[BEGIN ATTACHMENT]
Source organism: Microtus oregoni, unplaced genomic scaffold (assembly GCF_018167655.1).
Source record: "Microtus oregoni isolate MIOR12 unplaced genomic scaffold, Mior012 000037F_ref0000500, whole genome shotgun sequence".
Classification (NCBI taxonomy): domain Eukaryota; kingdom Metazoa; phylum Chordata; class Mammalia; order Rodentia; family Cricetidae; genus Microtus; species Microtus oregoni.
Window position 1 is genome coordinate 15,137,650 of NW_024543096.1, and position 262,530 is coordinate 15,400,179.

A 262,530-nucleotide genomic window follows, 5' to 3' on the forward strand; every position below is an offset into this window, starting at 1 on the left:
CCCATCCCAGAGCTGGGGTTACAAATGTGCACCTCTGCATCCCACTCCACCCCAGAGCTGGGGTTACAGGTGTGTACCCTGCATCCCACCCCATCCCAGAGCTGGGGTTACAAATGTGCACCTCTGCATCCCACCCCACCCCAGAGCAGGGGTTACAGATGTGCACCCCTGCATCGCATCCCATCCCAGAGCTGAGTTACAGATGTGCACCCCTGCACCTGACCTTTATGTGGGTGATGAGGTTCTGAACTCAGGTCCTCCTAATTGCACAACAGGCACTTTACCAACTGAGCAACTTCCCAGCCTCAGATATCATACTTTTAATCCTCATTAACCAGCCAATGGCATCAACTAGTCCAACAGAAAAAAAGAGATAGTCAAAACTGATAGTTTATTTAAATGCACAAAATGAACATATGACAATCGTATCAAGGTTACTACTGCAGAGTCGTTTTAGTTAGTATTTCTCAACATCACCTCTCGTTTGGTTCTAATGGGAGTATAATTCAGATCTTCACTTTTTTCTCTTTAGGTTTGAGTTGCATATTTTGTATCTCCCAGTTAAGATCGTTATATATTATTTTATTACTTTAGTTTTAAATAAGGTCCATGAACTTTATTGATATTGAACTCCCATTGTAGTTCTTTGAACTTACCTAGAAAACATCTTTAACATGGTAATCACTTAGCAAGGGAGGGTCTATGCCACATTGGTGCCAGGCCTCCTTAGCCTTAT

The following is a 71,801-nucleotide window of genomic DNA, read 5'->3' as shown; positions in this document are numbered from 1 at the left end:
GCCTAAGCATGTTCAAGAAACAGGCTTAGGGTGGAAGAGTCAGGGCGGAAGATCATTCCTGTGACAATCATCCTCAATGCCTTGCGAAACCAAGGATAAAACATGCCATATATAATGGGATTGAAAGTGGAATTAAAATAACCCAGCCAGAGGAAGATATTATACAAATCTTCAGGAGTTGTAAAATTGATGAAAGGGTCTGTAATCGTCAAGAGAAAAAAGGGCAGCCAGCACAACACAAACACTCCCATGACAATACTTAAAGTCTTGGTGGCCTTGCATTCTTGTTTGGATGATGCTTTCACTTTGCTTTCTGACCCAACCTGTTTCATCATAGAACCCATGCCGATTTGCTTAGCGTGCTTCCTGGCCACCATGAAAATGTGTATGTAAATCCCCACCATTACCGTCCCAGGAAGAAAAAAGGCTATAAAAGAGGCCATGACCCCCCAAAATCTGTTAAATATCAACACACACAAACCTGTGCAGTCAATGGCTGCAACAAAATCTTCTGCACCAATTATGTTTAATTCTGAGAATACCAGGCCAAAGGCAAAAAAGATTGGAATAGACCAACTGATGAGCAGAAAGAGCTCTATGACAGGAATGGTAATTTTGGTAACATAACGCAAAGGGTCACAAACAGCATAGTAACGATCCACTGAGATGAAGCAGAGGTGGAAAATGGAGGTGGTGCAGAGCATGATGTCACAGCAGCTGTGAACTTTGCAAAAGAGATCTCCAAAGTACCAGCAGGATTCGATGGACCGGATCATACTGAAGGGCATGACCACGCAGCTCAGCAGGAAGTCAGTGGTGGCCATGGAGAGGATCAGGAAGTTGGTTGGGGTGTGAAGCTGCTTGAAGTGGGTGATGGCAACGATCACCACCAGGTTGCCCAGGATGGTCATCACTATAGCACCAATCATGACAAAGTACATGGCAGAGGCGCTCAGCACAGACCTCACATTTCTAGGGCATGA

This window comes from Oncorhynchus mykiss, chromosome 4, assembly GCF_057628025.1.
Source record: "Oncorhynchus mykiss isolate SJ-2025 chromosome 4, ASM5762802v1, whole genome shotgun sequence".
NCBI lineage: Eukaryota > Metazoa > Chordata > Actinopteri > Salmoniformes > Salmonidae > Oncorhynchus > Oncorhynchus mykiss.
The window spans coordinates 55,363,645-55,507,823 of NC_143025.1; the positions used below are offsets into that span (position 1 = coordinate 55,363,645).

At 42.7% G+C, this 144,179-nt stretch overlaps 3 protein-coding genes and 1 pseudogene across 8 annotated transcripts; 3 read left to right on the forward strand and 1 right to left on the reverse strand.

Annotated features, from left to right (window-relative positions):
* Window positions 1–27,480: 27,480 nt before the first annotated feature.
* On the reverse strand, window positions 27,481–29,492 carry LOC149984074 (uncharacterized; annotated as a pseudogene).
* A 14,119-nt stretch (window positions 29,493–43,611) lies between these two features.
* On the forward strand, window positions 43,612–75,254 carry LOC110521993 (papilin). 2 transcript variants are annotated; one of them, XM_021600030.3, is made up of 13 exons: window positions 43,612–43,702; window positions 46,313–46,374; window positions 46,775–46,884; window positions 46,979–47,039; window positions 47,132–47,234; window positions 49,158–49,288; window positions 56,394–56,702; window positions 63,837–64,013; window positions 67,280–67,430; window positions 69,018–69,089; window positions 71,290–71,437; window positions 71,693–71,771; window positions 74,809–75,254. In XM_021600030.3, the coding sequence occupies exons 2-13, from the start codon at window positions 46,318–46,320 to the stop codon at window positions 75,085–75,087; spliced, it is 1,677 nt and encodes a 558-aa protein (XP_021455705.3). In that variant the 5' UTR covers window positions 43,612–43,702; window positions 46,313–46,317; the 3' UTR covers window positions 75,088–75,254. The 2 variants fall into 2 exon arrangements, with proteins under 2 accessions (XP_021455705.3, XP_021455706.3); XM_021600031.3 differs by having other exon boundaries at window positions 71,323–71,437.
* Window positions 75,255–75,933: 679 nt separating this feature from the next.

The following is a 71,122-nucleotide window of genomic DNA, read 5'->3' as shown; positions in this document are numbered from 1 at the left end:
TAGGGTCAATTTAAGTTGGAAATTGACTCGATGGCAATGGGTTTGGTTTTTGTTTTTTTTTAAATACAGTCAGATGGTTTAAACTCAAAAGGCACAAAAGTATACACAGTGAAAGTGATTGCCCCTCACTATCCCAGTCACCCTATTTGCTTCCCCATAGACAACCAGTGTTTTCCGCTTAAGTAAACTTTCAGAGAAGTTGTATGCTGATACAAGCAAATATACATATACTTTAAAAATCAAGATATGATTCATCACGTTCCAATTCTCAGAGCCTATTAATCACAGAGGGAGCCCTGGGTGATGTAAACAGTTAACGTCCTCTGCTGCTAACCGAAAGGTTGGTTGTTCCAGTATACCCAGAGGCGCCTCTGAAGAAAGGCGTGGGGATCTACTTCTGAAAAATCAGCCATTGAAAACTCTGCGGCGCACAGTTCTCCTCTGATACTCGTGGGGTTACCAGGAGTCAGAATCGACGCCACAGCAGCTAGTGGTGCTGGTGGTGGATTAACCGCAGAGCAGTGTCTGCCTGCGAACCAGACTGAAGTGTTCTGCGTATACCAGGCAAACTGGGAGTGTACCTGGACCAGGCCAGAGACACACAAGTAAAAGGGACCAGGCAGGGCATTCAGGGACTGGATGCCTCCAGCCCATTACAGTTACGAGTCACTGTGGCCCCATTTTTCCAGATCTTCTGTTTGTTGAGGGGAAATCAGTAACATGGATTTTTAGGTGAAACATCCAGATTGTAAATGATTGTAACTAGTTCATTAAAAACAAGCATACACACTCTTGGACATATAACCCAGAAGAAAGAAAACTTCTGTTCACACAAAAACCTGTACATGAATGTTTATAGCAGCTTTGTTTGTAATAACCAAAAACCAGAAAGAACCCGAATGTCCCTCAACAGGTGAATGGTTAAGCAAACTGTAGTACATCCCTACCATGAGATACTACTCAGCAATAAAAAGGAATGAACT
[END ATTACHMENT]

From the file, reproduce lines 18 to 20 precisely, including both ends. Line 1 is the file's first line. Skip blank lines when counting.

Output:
* On the forward strand, window positions 43,612–75,254 carry LOC110521993 (papilin). 2 transcript variants are annotated; one of them, XM_021600030.3, is made up of 13 exons: window positions 43,612–43,702; window positions 46,313–46,374; window positions 46,775–46,884; window positions 46,979–47,039; window positions 47,132–47,234; window positions 49,158–49,288; window positions 56,394–56,702; window positions 63,837–64,013; window positions 67,280–67,430; window positions 69,018–69,089; window positions 71,290–71,437; window positions 71,693–71,771; window positions 74,809–75,254. In XM_021600030.3, the coding sequence occupies exons 2-13, from the start codon at window positions 46,318–46,320 to the stop codon at window positions 75,085–75,087; spliced, it is 1,677 nt and encodes a 558-aa protein (XP_021455705.3). In that variant the 5' UTR covers window positions 43,612–43,702; window positions 46,313–46,317; the 3' UTR covers window positions 75,088–75,254. The 2 variants fall into 2 exon arrangements, with proteins under 2 accessions (XP_021455705.3, XP_021455706.3); XM_021600031.3 differs by having other exon boundaries at window positions 71,323–71,437.
* Window positions 75,255–75,933: 679 nt separating this feature from the next.

The following is a 71,122-nucleotide window of genomic DNA, read 5'->3' as shown; positions in this document are numbered from 1 at the left end: